Daily Color: “I strongly feel that every poem, every work of art, everything that is well done, well said, generously given, adds to our chances of survival by making the world and our lives more habitable.” –Philip Booth
A quick stroll through the Internet—Facebook, Pinterest, Instagram, and so on—reveals that the world is full of amazing artists, incredibly talented creative people of all kinds, making art and music and poetry and dance and theater and books and movies and so much more. The world sings through their fingers and words and images. Almost every day I am moved to awe, if not to tears, by a work of art that has been shared online.
And a slow stroll through a museum or gallery, or through a gorgeous, lavishly illustrated book or magazine, or listening to music, confirms that art is everywhere. It is constantly reaffirmed for me that one of the reasons we are here at all is to create, to combine colors or words or musical notes to express and inspire profound emotion—joy, anger, sadness, love. It makes no difference whether the art is small or large, simple or complex, utilitarian or of no practical use. We see or hear or read something, and we are moved.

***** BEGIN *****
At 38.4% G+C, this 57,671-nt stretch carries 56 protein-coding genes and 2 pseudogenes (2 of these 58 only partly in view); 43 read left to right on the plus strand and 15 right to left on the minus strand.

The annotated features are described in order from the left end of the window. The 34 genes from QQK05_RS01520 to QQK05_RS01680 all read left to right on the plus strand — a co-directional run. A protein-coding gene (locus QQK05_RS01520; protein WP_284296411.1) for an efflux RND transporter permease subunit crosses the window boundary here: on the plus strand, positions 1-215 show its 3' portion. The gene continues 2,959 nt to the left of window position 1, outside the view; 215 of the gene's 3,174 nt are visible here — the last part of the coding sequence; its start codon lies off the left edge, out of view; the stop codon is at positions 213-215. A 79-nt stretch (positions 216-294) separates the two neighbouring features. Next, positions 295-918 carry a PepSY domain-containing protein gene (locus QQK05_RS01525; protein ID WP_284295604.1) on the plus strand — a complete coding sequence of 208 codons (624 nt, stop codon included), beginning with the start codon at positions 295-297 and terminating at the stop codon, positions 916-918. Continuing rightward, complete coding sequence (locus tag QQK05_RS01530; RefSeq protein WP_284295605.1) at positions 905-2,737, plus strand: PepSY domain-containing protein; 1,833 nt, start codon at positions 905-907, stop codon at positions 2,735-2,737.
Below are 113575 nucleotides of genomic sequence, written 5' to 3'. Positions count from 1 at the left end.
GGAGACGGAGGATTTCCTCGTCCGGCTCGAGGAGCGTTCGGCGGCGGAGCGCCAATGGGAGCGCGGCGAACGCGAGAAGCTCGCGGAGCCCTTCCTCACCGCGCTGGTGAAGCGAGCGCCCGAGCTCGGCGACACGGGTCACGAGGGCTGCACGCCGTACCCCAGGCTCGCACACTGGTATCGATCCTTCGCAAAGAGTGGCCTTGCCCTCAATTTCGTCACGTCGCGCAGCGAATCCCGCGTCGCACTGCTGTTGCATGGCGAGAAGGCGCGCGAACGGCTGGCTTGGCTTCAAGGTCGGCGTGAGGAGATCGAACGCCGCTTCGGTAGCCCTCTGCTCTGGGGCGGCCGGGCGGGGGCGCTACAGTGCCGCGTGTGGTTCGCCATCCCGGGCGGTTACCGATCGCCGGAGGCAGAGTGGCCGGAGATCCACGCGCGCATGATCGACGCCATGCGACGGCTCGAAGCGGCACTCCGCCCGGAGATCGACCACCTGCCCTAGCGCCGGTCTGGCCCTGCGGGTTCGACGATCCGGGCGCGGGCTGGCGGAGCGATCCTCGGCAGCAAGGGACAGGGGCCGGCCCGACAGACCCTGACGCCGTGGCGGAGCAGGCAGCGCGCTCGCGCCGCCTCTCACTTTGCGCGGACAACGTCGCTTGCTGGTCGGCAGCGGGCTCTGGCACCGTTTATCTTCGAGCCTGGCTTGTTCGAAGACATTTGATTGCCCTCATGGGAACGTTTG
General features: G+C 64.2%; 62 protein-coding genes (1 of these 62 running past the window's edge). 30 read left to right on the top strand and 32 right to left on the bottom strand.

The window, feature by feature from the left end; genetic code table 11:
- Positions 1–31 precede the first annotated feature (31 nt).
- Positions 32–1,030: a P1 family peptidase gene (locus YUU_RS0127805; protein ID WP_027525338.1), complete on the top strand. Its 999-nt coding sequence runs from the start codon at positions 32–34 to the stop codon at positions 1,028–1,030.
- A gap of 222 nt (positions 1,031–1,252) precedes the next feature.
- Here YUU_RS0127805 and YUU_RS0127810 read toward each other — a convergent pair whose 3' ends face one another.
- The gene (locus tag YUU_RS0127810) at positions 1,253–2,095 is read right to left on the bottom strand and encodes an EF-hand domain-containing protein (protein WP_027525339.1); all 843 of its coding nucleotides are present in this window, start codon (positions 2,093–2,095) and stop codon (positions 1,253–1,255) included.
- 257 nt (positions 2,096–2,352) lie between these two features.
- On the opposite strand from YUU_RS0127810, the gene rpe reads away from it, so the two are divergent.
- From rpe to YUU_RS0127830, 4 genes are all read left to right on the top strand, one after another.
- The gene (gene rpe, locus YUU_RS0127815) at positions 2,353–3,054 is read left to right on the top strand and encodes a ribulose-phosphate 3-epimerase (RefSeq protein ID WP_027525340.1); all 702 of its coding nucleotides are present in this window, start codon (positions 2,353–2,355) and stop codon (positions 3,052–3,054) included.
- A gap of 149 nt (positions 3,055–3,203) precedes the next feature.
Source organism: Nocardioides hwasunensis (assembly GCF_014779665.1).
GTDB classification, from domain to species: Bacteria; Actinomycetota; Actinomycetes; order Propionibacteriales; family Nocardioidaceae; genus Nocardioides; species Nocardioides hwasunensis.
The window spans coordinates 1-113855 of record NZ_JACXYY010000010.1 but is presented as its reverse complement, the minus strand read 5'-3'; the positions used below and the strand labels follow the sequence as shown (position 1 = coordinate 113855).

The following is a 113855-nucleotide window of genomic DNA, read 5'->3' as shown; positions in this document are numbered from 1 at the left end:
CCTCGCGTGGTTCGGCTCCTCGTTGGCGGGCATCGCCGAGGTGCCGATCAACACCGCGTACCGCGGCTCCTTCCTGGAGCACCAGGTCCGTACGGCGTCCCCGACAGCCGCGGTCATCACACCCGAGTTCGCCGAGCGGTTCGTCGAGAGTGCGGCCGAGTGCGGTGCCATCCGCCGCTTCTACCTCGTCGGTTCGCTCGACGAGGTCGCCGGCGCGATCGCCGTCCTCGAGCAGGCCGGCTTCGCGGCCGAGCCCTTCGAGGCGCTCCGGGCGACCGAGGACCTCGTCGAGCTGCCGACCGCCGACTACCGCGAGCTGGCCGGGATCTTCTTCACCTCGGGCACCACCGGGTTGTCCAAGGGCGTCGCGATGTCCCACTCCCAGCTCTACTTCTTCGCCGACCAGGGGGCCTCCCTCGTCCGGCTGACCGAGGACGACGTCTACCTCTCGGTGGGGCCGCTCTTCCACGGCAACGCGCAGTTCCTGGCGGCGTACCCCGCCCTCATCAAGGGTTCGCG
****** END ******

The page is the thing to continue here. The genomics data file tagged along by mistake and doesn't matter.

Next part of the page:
With so many artists of every stripe out there making their art every day, in my lower moments I face an uncomfortable question: does the world really need yet another artist? In other words, who needs ME?
Or more specifically, who needs my art? Well, I do. I need to make things, I need to work with color and texture every day, I need to create and share beauty. But the world does not lack for beautiful things, and I daresay the world would take little notice if I stopped making stuff.
Furthermore, making objects that are superfluous, that have no practical purpose, that are made only to be beautiful, presents me with another dilemma. In my own life, I want to clear out clutter, reduce my dependence on things, take up less space on this planet, use fewer precious resources. How can I justify making more things that I hope other people will want, that will only clutter up their lives?
It all comes back to beauty, and to good energy. I believe that people need things that are beautiful, that are impractical, that serve no other purpose than to soothe their souls and hearts. I believe that the emotions and love and good energy that I stitch into a sweater or temari or embroidery send little sparks out into a world that is too often too dark. And perhaps my tiny sparks will join with the sparks that other artists are sending out, all the time, and help to create just a bit of light that, in Philip Booth’s words, might “make… the world and our lives more habitable.”